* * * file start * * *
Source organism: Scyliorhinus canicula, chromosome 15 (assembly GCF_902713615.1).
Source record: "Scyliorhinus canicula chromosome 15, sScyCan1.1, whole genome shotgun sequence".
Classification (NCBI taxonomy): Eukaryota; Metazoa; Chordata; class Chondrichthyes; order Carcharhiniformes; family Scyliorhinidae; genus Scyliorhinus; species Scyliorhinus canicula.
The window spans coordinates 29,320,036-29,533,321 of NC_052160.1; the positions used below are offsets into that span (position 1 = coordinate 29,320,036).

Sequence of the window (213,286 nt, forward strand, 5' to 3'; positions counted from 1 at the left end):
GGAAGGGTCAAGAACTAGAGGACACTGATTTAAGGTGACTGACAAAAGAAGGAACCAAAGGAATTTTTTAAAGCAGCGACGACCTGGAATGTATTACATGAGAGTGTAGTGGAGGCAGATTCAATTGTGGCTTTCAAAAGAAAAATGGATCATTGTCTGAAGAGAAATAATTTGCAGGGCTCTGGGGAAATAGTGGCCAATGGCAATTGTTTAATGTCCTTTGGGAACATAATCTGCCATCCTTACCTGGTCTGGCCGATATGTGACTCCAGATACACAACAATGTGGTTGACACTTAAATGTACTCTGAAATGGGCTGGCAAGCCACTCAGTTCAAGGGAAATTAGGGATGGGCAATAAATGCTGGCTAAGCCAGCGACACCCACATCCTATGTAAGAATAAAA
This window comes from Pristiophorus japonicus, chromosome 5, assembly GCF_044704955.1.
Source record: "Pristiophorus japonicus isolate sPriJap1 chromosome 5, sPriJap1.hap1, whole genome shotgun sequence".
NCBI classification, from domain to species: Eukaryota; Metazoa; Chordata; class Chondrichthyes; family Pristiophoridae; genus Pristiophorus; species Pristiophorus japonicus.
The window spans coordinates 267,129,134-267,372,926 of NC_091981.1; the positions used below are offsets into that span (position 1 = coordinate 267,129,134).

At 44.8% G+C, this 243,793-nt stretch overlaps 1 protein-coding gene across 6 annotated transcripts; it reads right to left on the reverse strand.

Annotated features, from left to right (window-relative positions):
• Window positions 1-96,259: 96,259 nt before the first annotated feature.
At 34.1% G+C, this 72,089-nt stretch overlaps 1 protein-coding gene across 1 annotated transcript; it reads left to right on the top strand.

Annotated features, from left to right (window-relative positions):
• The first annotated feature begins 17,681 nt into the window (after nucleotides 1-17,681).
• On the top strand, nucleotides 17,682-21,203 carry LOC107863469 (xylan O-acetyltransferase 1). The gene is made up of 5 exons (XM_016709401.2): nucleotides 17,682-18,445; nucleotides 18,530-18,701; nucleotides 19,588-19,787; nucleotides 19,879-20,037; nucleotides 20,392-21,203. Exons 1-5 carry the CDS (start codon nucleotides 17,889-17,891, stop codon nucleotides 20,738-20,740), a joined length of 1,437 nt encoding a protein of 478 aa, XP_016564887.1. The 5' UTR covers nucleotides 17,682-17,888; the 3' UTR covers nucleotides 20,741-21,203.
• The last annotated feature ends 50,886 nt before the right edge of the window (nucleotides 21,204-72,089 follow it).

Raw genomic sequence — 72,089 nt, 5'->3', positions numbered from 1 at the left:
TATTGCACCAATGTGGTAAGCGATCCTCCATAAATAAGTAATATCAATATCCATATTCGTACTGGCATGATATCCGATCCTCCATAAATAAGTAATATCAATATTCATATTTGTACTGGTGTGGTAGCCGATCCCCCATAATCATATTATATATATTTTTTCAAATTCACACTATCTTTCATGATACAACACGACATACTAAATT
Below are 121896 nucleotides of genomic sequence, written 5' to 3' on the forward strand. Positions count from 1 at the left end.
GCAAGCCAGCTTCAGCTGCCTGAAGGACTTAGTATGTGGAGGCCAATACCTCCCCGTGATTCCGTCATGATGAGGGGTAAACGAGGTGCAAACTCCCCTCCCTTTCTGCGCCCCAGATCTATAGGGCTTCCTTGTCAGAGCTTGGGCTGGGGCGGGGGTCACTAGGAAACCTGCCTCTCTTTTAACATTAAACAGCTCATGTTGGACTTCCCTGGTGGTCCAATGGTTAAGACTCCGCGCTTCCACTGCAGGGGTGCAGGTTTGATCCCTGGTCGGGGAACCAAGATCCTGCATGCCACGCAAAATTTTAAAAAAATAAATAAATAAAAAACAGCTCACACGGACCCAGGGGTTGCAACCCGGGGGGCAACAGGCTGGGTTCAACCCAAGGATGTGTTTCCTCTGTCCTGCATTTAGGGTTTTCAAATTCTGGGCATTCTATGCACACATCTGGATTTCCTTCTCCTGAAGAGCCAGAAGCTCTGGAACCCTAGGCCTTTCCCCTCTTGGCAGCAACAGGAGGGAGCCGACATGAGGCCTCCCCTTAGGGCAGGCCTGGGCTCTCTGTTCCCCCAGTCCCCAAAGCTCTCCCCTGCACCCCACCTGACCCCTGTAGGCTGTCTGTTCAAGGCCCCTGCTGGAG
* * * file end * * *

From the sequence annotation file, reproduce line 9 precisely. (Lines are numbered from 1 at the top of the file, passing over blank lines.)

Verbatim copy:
NCBI classification, from domain to species: Eukaryota; Metazoa; Chordata; class Chondrichthyes; family Pristiophoridae; genus Pristiophorus; species Pristiophorus japonicus.